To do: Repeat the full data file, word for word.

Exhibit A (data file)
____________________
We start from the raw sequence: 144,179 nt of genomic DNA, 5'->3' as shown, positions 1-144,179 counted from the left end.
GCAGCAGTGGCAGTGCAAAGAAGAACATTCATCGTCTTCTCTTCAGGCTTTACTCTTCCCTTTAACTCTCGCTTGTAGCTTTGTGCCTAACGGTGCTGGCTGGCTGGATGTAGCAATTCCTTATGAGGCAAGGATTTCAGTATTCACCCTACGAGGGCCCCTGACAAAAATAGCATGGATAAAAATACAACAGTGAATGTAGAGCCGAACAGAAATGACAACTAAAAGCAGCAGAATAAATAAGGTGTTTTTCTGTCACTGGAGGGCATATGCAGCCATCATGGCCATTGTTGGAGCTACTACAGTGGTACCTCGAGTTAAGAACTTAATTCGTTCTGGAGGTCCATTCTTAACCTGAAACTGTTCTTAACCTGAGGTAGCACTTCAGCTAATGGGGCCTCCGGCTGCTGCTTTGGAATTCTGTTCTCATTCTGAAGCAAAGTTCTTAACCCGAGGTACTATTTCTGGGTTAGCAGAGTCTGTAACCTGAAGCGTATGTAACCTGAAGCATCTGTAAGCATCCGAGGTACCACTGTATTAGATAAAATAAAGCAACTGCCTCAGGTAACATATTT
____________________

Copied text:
We start from the raw sequence: 144,179 nt of genomic DNA, 5'->3' as shown, positions 1-144,179 counted from the left end.
GCAGCAGTGGCAGTGCAAAGAAGAACATTCATCGTCTTCTCTTCAGGCTTTACTCTTCCCTTTAACTCTCGCTTGTAGCTTTGTGCCTAACGGTGCTGGCTGGCTGGATGTAGCAATTCCTTATGAGGCAAGGATTTCAGTATTCACCCTACGAGGGCCCCTGACAAAAATAGCATGGATAAAAATACAACAGTGAATGTAGAGCCGAACAGAAATGACAACTAAAAGCAGCAGAATAAATAAGGTGTTTTTCTGTCACTGGAGGGCATATGCAGCCATCATGGCCATTGTTGGAGCTACTACAGTGGTACCTCGAGTTAAGAACTTAATTCGTTCTGGAGGTCCATTCTTAACCTGAAACTGTTCTTAACCTGAGGTAGCACTTCAGCTAATGGGGCCTCCGGCTGCTGCTTTGGAATTCTGTTCTCATTCTGAAGCAAAGTTCTTAACCCGAGGTACTATTTCTGGGTTAGCAGAGTCTGTAACCTGAAGCGTATGTAACCTGAAGCATCTGTAAGCATCCGAGGTACCACTGTATTAGATAAAATAAAGCAACTGCCTCAGGTAACATATTT